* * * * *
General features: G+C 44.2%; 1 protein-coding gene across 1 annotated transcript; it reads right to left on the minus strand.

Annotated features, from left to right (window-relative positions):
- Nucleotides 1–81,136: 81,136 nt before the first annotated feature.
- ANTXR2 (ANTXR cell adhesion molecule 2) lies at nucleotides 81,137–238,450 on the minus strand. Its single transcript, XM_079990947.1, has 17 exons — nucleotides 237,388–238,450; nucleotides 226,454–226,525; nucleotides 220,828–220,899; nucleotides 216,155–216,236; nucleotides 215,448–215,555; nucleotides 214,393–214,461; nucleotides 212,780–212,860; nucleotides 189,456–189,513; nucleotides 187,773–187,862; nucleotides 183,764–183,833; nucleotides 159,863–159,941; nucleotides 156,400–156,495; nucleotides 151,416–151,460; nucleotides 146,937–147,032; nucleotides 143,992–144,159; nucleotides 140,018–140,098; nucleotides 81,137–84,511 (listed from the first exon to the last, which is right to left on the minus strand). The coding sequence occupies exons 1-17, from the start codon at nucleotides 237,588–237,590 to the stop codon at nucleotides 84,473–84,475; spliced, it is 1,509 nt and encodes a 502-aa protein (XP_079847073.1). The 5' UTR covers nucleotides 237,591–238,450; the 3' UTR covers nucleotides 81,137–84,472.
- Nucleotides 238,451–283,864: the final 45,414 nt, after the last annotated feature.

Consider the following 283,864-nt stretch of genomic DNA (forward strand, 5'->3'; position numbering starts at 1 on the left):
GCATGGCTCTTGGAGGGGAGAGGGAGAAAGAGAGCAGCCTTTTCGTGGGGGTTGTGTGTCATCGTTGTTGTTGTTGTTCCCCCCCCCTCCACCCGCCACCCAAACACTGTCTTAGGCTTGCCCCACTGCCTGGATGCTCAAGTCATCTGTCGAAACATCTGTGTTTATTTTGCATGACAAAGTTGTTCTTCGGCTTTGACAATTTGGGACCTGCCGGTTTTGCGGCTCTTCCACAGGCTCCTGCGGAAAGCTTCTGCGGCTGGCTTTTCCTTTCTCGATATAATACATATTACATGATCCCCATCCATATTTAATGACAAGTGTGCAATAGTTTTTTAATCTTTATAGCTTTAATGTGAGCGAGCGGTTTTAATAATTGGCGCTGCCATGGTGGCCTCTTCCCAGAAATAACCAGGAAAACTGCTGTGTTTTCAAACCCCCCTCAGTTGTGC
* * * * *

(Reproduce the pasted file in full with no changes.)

General features: G+C 44.2%; 1 protein-coding gene across 1 annotated transcript; it reads right to left on the minus strand.

Annotated features, from left to right (window-relative positions):
- Nucleotides 1–81,136: 81,136 nt before the first annotated feature.
- ANTXR2 (ANTXR cell adhesion molecule 2) lies at nucleotides 81,137–238,450 on the minus strand. Its single transcript, XM_079990947.1, has 17 exons — nucleotides 237,388–238,450; nucleotides 226,454–226,525; nucleotides 220,828–220,899; nucleotides 216,155–216,236; nucleotides 215,448–215,555; nucleotides 214,393–214,461; nucleotides 212,780–212,860; nucleotides 189,456–189,513; nucleotides 187,773–187,862; nucleotides 183,764–183,833; nucleotides 159,863–159,941; nucleotides 156,400–156,495; nucleotides 151,416–151,460; nucleotides 146,937–147,032; nucleotides 143,992–144,159; nucleotides 140,018–140,098; nucleotides 81,137–84,511 (listed from the first exon to the last, which is right to left on the minus strand). The coding sequence occupies exons 1-17, from the start codon at nucleotides 237,588–237,590 to the stop codon at nucleotides 84,473–84,475; spliced, it is 1,509 nt and encodes a 502-aa protein (XP_079847073.1). The 5' UTR covers nucleotides 237,591–238,450; the 3' UTR covers nucleotides 81,137–84,472.
- Nucleotides 238,451–283,864: the final 45,414 nt, after the last annotated feature.

Consider the following 283,864-nt stretch of genomic DNA (forward strand, 5'->3'; position numbering starts at 1 on the left):
GCATGGCTCTTGGAGGGGAGAGGGAGAAAGAGAGCAGCCTTTTCGTGGGGGTTGTGTGTCATCGTTGTTGTTGTTGTTCCCCCCCCCTCCACCCGCCACCCAAACACTGTCTTAGGCTTGCCCCACTGCCTGGATGCTCAAGTCATCTGTCGAAACATCTGTGTTTATTTTGCATGACAAAGTTGTTCTTCGGCTTTGACAATTTGGGACCTGCCGGTTTTGCGGCTCTTCCACAGGCTCCTGCGGAAAGCTTCTGCGGCTGGCTTTTCCTTTCTCGATATAATACATATTACATGATCCCCATCCATATTTAATGACAAGTGTGCAATAGTTTTTTAATCTTTATAGCTTTAATGTGAGCGAGCGGTTTTAATAATTGGCGCTGCCATGGTGGCCTCTTCCCAGAAATAACCAGGAAAACTGCTGTGTTTTCAAACCCCCCTCAGTTGTGC